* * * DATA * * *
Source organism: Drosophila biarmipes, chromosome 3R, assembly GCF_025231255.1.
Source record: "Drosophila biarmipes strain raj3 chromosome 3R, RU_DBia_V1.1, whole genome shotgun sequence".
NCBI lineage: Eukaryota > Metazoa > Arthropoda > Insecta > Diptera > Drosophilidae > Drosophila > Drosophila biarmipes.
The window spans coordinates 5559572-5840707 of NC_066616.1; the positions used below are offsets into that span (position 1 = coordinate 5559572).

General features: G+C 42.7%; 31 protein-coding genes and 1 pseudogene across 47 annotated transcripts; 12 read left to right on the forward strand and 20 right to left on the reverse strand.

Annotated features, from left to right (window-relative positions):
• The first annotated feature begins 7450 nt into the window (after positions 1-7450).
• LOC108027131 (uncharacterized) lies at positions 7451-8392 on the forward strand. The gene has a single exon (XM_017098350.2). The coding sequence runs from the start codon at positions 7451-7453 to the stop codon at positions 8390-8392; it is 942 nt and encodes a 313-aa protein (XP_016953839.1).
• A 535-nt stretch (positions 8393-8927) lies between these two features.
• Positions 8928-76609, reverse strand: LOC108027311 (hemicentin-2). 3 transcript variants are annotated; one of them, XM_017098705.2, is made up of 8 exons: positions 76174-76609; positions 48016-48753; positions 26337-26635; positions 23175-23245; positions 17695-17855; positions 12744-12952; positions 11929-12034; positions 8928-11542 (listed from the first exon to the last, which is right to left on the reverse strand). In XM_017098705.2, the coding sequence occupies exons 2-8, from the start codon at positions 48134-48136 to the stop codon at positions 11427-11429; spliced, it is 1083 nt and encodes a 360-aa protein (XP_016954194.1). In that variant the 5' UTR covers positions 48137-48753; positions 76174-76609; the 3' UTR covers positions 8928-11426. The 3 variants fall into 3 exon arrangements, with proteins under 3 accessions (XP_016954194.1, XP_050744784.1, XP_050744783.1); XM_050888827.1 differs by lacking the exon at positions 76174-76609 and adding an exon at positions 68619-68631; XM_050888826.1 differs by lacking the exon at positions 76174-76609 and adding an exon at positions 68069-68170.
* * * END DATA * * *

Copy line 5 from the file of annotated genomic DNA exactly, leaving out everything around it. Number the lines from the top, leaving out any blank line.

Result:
General features: G+C 42.7%; 31 protein-coding genes and 1 pseudogene across 47 annotated transcripts; 12 read left to right on the forward strand and 20 right to left on the reverse strand.